Game and Parks Deputy Director Tim McCoy acknowledged there are very diverse opinions regarding hunting predators or other species. That’s part of what complicates their work.

“Those are all valid opinions and philosophies people hold,” McCoy said. “We try to stay in that management standpoint, somewhere in the middle of that balance as an agency.”

Chambers also believes there’s an important ecological role of the big cats: “It’s more than poetry or sentimentality to say that nature has set up a very delicate, intricate balance, and if you take one piece out of that puzzle, the rest of it collapses. And that’s what’s happening in places like Nebraska,” Chambers said.

“Mountain lions certainly play an important ecological role,” Wilson of Game and Parks said. Mountain lions have positive impacts by preying on Nebraska’s abundant deer population, Wilson said. Research has shown big predators have numerous cascading impacts in an ecosystem, affecting crop damage, disease dynamics and even stream beds. Without big predators, deer and elk can over-consume riverbank vegetation and change the stream flow. But mountain lions have been gone from the state for more than a century.

“Nebraska is not the ecosystem it was 150 years ago. We don’t see buffalo running around out on the prairie anymore,” said population biologist John Carroll, professor of wildlife ecology and director of UNL’s School of Natural Resources.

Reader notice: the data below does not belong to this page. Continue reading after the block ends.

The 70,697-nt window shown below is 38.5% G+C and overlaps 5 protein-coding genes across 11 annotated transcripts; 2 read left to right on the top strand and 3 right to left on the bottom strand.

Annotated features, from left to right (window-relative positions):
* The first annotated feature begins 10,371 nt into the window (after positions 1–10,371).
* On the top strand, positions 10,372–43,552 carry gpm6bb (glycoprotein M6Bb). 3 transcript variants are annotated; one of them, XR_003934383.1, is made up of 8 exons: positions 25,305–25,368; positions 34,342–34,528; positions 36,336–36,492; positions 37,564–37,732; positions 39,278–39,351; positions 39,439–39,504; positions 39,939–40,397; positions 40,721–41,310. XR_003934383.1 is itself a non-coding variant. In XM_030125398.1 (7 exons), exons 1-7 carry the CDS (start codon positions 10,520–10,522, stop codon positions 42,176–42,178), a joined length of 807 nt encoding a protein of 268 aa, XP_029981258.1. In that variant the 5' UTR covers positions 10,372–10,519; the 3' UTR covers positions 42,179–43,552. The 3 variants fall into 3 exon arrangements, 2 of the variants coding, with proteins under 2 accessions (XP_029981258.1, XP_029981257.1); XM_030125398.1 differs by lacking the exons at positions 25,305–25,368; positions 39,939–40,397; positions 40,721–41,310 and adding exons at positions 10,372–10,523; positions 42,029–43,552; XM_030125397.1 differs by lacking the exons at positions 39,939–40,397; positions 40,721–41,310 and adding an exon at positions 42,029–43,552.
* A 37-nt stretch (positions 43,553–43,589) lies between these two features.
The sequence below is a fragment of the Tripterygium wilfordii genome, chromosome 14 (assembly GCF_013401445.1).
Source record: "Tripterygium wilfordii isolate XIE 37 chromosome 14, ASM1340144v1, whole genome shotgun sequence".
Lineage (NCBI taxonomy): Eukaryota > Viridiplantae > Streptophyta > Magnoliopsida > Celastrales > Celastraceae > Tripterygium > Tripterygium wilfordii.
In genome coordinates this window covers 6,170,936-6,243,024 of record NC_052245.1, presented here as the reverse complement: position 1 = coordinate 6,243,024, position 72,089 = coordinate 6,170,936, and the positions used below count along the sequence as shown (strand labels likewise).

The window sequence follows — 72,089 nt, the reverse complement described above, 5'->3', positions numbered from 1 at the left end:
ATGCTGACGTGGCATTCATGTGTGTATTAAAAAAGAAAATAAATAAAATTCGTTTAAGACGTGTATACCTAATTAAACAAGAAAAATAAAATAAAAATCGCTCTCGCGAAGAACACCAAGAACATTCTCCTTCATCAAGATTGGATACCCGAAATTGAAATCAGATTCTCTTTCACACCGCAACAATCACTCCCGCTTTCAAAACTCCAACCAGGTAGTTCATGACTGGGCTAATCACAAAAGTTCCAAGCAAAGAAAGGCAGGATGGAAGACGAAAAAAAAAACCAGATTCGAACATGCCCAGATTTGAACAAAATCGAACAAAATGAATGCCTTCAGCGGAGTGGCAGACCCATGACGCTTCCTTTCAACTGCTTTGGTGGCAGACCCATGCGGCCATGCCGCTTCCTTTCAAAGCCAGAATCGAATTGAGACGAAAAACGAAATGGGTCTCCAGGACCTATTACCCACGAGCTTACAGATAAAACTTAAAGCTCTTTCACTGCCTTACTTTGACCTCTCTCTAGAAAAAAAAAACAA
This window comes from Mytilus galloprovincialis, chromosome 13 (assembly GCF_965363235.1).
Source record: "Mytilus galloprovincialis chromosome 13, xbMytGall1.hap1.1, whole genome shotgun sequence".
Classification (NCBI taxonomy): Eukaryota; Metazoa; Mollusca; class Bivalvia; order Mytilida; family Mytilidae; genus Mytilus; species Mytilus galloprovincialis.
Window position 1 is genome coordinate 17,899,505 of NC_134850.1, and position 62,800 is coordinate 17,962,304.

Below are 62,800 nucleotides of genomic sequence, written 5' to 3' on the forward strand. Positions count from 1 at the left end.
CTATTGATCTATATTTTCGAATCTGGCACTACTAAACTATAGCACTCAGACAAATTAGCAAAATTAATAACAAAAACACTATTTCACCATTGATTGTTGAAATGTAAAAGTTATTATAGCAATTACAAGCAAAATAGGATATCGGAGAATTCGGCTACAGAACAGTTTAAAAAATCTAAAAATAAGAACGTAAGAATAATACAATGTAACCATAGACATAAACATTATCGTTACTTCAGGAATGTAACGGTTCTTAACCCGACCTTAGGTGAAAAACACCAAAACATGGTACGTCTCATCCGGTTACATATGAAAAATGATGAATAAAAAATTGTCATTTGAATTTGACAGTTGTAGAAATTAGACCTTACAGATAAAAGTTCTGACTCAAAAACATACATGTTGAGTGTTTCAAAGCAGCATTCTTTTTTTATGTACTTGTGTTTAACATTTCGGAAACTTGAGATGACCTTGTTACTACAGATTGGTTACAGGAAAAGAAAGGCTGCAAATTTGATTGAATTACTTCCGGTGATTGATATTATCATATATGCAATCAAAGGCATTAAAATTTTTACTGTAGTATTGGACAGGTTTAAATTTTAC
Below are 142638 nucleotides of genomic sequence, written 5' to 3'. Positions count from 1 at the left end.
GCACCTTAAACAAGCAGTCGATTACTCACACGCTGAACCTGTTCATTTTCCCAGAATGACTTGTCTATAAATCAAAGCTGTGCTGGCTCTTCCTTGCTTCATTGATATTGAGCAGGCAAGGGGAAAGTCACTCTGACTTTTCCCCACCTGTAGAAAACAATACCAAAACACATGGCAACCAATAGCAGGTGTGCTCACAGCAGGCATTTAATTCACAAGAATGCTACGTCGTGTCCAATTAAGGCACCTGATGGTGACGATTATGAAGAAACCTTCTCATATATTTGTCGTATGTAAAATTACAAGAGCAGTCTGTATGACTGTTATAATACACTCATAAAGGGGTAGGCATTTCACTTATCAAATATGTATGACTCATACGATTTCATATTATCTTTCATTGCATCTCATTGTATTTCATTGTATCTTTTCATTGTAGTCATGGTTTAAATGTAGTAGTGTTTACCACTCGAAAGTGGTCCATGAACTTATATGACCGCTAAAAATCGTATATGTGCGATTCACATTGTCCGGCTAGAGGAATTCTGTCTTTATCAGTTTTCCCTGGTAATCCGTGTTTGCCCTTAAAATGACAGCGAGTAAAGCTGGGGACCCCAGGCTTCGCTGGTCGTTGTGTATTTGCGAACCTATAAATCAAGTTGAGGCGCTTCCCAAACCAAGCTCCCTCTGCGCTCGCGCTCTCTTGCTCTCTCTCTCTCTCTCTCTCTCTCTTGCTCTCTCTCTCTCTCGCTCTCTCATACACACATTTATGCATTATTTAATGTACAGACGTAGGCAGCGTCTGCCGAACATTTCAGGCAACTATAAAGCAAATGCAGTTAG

Carroll agreed mountain lions belong in some parts of the state, but “when we start talking about mountain lions as functioning part of the Nebraska landscape, I think that biologists would be pretty skeptical that they’re going to be major contributors to ecosystem functions there.”

Mountain lions are territorial, solitary creatures that need room to roam. Tim McCoy of Game and Parks says hunting will help them keep the number of lions Nebraska can support in areas of suitable habitat and away from human conflict.

“We don’t have extremely large amounts of mountain lion habitat in the state. It’s very limited in its scope and extent,” McCoy said.

Mountain lions die in various ways, like being hit by cars. McCoy said they took that into account as they evaluated the mountain lion population to set hunting limits, as well as concerns from citizens. Wildlife biologist Carroll said those concerns add another complex layer to management:

“Mountain lions are really neat. Even people who don’t like them will find them very neat animals. But at the same time, they cover very large areas, they depredate cattle and eat deer, so there are lots of human activities in which they are not necessarily the best neighbors,” Carroll said.

Game and Parks said they’ll evaluate the mountain lion population to see how many hunting tags they’ll allow next year, as they do with all the species they manage. Carroll said the combination of science and social challenges of managing big charismatic wildlife species like mountain lions will only increase in the next century.

“We have more and more demands on food production that requires much more intensive management of land. You obviously get conflicts between land for human use and what we set aside for say, biodiversity. I think mountain lion is just the tip of the iceberg here in terms of how we deal with those problems into the future,” Carroll said.

The second Pine Ridge mountain lion hunting season begins February 15th.